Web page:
House arrest for Ben Lupo would send wrong message

As he ponders the fate of Ben Lupo, the Mahoning Valley serial polluter, U.S. District Court Judge Donald C. Nugent should ask himself this question: Had Lupo not been caught polluting the Mahoning River with oil-field waste, would he have continued his criminal behavior?

The answer is an unequivocal “yes” — based on what former employees confessed to authorities and the findings of local, state and federal investigators.

Indeed, Judge Nugent should throw the book at Lupo for continuing to deny any wrongdoing even after he was caught red-handed.

Assistant U.S. Attorney Brad J. Beeson has asked Nugent to impose the maximum three-year federal prison sentence and $250,000 in fines.

As we argued in this space earlier this year, the punishment is far too mild for an individual who ordered the dumping of 20,000 gallons of oily black ooze into a Mahoning River tributary near his business.

That, coupled with the fact that Lupo forced two employees to commit a criminal act when he ordered them to dump the fracking waste into the river, should lead the federal judge to one conclusion: the former owner of Hardrock Excavating LLC is undeserving of a break.

It’s unfortunate that he has some medical issues, but the federal prison system is well equipped to deal with them.

Lupo’s lawyers are seeking probation or house arrest because “any period of incarceration will be a death sentence” for their client. Why? He won’t be doing hard time and will, in all probability, be assigned to a minimum-security penitentiary.

Judge Nugent, who received written sentencing proposals last week from the lawyers, will announce his decision Tuesday morning. Lupo, 64, has pleaded guilty to violating the federal Clean Water Act. This after two employees of Hardrock Excavating, Mark A. Goff, 46, of Newton Falls, and Michael P. Guesman, 35, of Cortland pleaded guilty to the same charge. They received three years’ probation after admitting that they repeatedly dumped the waste at Lupo’s direction.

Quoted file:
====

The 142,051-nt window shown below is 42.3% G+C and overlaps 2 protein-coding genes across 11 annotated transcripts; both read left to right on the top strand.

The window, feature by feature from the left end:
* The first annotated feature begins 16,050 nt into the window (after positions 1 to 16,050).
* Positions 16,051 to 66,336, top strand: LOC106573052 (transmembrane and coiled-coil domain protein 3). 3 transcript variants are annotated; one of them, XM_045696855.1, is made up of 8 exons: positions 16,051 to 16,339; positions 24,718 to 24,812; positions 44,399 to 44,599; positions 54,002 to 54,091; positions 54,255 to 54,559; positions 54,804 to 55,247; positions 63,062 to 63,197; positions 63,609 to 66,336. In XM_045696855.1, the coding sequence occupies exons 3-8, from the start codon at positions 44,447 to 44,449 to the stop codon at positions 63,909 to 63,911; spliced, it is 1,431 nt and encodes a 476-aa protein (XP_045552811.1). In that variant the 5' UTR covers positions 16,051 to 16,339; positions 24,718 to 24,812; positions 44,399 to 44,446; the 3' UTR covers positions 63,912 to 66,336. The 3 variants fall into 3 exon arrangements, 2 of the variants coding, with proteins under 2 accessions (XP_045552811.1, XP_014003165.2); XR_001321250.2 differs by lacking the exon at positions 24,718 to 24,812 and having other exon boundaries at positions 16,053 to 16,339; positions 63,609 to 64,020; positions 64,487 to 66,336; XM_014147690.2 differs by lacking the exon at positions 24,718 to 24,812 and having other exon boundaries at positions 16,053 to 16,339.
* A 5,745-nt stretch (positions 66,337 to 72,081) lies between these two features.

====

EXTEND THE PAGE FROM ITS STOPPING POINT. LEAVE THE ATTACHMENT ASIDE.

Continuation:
Hazardous pollutants

The 20,000 gallons of brine water and oil waste contained hazardous pollutants, including benzene and toluene. The waste was stored in tanks and emptied into a storm sewer, eventu- ally making its way to the Mahoning River.

Even while pleading guilty, Lupo sought to downplay the extent of the pollution. He said tanks were emptied perhaps six times. However, an affidavit filed in federal court reported an employee of Lupo’s was aware of discharges “at least 20 times” since November 2012. While reviewing the evidence presented in the case, Judge Nugent may want to consider the statements of two key individuals in the Lupo investigation.

The first is from U.S. Attorney Steven M. Dettelbach of the Northern District of Ohio:

“We are pleased the defendant admitted to his actions, which caused great harm to the Mahoning River. We will continue to aggressively investigate and prosecute cases in which people pollute Ohio’s waterways.”

The other is from Ohio Attorney General Mike DeWine: “Ben Lupo put his own business interests ahead of the health and safety of our citizens, our natural resources and wildlife. ... He will now be held accountable for this terrible crime.”

The maximum prison sentence and the $250,000 fine are appropriate punishment.

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